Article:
If you want to get fancy and impress your family and friends, simmer honey in a heavy-bottomed saucepan until the hard-crack stage of 300 degrees. Toss in a few salted nuts or seeds - almonds, pistachios, walnuts, sesame seeds - and spread on a parchment-lined sheet pan to cool. This honey brittle can be chopped for a garnish for seasoned rice or couscous, or tossed with blanched green beans. Make extra to snack on, or bring as hostess gifts.
Dessert is the most obvious home for honey. Drizzle it on some ripe, sliced fruit to dress it up for company. Poach peaches or plums in honey and riesling wine. Roast or pan-sear plums, peaches, or figs with a bit of honey to caramelize, sweeten, and soften the fruits.
You can serve fruit as is, or alongside a honey cake. I have graduated from basic Bundt cakes and now own several heavy bee-themed and honeycomb-shaped cake pans. I feel obligated to come up with a new honey cake recipe each year. For this new year I developed a vanilla tahini honey cake - no dairy, so Jews who don't eat dairy with meat meals can serve this with their brisket. This cake goes nicely with roasted plums., or fresh raspberries (or whipped cream if dairy is not your concern).
My honeybees and I share in this sweet work, and hope to do so year after year.

Tahini Vanilla Cake
Makes 8-10 servings
5 eggs, room temperature
3/4 cup granulated sugar
3/4 cup good-quality tahini
1/4 cup olive or other vegetable oil
1/3 cup honey
11/2 teaspoons vanilla extract
2 cups flour
11/2 teaspoon baking powder
Fresh fruit or pan- seared or roasted fruit such as Italian plums, for garnish
1. Preheat oven to 350 degrees. Prepare a standard 12-cup bundt cake pan, or Nordic Ware honeycomb cake pan, well-greased and floured.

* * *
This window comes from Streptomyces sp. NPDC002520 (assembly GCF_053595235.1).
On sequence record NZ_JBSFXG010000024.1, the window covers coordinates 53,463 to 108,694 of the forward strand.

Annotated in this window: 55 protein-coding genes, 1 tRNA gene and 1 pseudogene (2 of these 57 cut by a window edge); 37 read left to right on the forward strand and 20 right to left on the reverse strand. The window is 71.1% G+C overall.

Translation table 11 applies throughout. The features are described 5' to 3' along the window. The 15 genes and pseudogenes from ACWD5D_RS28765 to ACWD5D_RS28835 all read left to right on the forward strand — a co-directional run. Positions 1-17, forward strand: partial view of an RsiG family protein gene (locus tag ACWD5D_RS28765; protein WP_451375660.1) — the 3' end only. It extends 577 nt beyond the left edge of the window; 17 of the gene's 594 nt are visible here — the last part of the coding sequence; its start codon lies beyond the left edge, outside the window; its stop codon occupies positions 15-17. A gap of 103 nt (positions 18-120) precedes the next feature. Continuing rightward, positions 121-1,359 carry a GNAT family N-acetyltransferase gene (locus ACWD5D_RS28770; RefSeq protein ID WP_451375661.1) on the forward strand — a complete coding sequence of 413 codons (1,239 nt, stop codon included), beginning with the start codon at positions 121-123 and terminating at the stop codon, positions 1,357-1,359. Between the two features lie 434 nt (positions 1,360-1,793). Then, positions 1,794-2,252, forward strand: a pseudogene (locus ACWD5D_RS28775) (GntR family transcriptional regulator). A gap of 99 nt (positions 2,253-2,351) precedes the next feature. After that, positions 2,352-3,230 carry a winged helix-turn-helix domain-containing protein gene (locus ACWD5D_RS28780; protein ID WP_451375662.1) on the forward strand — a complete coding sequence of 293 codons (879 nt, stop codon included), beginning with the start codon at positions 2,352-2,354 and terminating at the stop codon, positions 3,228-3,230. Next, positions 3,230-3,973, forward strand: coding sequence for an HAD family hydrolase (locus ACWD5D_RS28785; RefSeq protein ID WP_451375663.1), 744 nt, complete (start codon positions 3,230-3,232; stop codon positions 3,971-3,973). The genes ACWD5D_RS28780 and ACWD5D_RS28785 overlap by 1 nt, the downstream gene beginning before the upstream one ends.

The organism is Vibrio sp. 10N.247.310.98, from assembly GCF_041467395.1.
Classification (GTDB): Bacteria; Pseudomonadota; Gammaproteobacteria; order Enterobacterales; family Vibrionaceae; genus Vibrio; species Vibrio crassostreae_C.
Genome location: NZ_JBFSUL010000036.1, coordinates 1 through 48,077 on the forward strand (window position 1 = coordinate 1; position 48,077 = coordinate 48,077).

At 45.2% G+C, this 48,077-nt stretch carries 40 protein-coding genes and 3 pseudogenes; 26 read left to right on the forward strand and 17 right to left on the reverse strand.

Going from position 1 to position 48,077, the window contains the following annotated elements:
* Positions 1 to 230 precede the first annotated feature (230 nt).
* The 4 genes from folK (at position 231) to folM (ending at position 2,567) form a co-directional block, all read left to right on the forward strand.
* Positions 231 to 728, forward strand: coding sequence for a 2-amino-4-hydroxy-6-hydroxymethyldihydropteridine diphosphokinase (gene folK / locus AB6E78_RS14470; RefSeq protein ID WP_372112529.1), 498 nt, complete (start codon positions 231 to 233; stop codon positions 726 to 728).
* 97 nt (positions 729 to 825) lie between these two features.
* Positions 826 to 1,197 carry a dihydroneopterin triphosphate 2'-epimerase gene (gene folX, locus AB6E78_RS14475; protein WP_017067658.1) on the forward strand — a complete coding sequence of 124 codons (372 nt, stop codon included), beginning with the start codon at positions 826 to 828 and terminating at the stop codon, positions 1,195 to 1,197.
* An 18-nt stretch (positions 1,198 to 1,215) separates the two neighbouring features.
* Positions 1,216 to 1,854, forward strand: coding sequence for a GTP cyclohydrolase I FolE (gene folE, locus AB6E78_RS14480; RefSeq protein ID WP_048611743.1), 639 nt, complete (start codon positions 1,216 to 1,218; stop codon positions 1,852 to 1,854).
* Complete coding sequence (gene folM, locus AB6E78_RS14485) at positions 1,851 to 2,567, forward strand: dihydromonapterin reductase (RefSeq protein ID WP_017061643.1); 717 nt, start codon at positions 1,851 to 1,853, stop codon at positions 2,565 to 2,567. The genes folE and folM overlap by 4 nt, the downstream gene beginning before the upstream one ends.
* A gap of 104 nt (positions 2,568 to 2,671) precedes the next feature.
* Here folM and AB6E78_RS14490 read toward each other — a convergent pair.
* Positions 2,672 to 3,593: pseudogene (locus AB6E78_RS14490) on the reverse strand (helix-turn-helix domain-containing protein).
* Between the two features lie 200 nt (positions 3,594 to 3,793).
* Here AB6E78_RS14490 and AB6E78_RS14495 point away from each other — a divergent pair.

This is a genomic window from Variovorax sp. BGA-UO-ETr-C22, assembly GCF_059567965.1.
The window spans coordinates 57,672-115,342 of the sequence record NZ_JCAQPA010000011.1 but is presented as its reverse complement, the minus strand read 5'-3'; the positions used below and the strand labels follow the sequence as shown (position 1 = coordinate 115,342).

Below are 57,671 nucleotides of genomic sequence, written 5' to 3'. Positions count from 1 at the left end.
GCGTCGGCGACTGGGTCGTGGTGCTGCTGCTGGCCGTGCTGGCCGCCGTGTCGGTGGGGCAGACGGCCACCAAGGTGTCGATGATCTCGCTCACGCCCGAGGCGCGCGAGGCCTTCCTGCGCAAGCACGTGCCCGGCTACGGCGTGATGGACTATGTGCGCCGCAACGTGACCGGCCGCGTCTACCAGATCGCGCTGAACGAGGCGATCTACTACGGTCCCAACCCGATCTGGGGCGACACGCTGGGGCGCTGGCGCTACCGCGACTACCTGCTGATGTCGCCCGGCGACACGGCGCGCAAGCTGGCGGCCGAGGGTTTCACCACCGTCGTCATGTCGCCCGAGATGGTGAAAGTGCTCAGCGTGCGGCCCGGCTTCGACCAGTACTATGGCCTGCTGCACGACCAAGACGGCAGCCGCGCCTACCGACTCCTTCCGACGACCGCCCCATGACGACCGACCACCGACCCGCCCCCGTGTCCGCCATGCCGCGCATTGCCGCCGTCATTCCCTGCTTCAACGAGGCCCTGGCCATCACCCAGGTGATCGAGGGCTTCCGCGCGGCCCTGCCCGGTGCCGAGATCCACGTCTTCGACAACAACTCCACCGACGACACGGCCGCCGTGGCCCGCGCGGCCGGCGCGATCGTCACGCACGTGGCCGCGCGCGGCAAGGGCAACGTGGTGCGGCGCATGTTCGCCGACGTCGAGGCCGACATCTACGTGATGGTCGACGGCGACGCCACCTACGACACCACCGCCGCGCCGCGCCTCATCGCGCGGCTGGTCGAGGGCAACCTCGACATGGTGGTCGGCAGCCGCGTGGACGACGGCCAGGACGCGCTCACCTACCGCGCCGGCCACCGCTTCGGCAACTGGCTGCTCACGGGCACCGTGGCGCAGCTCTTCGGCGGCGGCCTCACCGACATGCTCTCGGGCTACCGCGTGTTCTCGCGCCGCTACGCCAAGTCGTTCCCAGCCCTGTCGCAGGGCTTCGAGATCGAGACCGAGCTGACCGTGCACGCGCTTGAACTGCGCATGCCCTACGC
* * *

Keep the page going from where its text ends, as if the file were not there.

2. Place eggs and sugar in the bowl of a stand mixer with a whisk attachment and beat until the mixture is very light and smooth, at least 4-6 minutes.
3. Stop the mixer, add the tahini, vegetable oil, honey, and vanilla. Beat on low until all ingredients are incorporated. Scrape sides and bottom of bowl at least once, and mix a bit more. Add the flour and baking powder and mix until just incorporated.
4. Turn batter into prepared pan and bake in the center of the oven for 25-35 minutes for the honeycomb pan, 35-40 minutes for the bundt pan, until cake is browned and center of cake is not at all jiggly. Remove from heat and let cool on a rack. Turn cake onto a platter carefully.
5. Garnish with fresh fruit, roasted fruit, or pan-seared fruit. Italian prune plums are especially nice this time of year. To pan-sear fruit: Heat a cast iron skillet until hot. Add a knob of butter or a little olive oil. Place pitted and halved plums cut side down and cook over medium high heat until they are bubbly and brown. No need to turn. Remove from pan with a spatula to a plate. Drizzle with honey or honey mixed with lemon juice.

- From Anna Herman
Per serving (based on 10): 360 calories; 5 grams protein; 44 grams carbohydrates; 25 grams sugar; 19 grams fat; 82 milligrams cholesterol; 32 milligrams sodium; 1 gram dietary fiber.

Honey Nut or Seed Brittle
Makes about 1 cup of brittle
1 cup honey
1 cup toasted nuts or seeds, such as pistachios, walnuts, almonds, hazelnuts or sesame
Sea salt, lavender, or chopped thyme for variation
1. Have a candy thermometer ready. Prepare a sheet pan by lining with a nonstick mat or parchment paper.
2. Bring the honey to a boil in a heavy-bottomed pan large enough to allow for bubbling syrup to rise. Place the candy thermometer in the syrup and cook until the syrup is just 300 degrees. Turn off heat.
3. Working quickly, add the toasted nuts and stir. Immediately turn this mixture onto the prepared pan. Allow to cool.
4. Break into pieces or chop. For a variation, use mixture of nuts, or nuts and sesame seeds. Adding a pinch of sea salt, a pinch of lavender flowers, or some fresh chopped thyme is also nice.

- From Anna Herman

Per two-tablepoon serving: 218 calories; 3 grams protein; 38 grams carbohydrates; 35 grams sugar; 8 grams fat; no cholesterol; 3 milligrams sodium; 2 grams dietary fiber.